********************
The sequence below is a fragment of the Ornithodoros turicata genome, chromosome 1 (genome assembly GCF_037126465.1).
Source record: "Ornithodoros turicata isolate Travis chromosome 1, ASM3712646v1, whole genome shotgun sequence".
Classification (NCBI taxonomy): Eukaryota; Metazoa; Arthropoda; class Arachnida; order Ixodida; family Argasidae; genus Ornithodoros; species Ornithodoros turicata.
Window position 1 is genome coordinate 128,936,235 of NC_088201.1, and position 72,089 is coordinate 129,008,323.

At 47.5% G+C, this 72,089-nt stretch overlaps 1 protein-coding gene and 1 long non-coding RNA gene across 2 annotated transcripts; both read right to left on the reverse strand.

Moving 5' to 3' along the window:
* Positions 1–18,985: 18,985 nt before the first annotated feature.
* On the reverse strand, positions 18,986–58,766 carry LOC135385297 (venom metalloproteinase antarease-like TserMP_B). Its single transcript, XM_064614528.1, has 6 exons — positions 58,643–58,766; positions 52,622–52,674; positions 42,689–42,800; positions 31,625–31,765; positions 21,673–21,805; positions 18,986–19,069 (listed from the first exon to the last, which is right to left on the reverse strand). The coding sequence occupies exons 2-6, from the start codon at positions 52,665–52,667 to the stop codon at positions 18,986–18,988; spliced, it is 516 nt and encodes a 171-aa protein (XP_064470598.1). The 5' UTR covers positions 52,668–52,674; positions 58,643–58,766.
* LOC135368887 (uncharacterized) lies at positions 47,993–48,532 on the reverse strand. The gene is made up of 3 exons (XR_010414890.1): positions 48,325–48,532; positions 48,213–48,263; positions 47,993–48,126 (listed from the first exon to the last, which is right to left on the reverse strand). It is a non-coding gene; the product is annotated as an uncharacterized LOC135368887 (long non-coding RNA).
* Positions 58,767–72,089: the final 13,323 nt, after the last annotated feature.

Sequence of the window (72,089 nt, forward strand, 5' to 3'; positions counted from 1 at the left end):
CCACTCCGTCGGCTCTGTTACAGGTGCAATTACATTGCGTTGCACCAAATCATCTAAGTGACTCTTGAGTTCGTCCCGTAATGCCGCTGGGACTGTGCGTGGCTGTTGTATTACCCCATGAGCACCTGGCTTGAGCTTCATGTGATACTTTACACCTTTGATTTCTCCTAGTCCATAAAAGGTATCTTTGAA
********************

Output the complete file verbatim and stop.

The sequence below is a fragment of the Ornithodoros turicata genome, chromosome 1 (genome assembly GCF_037126465.1).
Source record: "Ornithodoros turicata isolate Travis chromosome 1, ASM3712646v1, whole genome shotgun sequence".
Classification (NCBI taxonomy): Eukaryota; Metazoa; Arthropoda; class Arachnida; order Ixodida; family Argasidae; genus Ornithodoros; species Ornithodoros turicata.
Window position 1 is genome coordinate 128,936,235 of NC_088201.1, and position 72,089 is coordinate 129,008,323.

At 47.5% G+C, this 72,089-nt stretch overlaps 1 protein-coding gene and 1 long non-coding RNA gene across 2 annotated transcripts; both read right to left on the reverse strand.

Moving 5' to 3' along the window:
* Positions 1–18,985: 18,985 nt before the first annotated feature.
* On the reverse strand, positions 18,986–58,766 carry LOC135385297 (venom metalloproteinase antarease-like TserMP_B). Its single transcript, XM_064614528.1, has 6 exons — positions 58,643–58,766; positions 52,622–52,674; positions 42,689–42,800; positions 31,625–31,765; positions 21,673–21,805; positions 18,986–19,069 (listed from the first exon to the last, which is right to left on the reverse strand). The coding sequence occupies exons 2-6, from the start codon at positions 52,665–52,667 to the stop codon at positions 18,986–18,988; spliced, it is 516 nt and encodes a 171-aa protein (XP_064470598.1). The 5' UTR covers positions 52,668–52,674; positions 58,643–58,766.
* LOC135368887 (uncharacterized) lies at positions 47,993–48,532 on the reverse strand. The gene is made up of 3 exons (XR_010414890.1): positions 48,325–48,532; positions 48,213–48,263; positions 47,993–48,126 (listed from the first exon to the last, which is right to left on the reverse strand). It is a non-coding gene; the product is annotated as an uncharacterized LOC135368887 (long non-coding RNA).
* Positions 58,767–72,089: the final 13,323 nt, after the last annotated feature.

Sequence of the window (72,089 nt, forward strand, 5' to 3'; positions counted from 1 at the left end):
CCACTCCGTCGGCTCTGTTACAGGTGCAATTACATTGCGTTGCACCAAATCATCTAAGTGACTCTTGAGTTCGTCCCGTAATGCCGCTGGGACTGTGCGTGGCTGTTGTATTACCCCATGAGCACCTGGCTTGAGCTTCATGTGATACTTTACACCTTTGATTTCTCCTAGTCCATAAAAGGTATCTTTGAA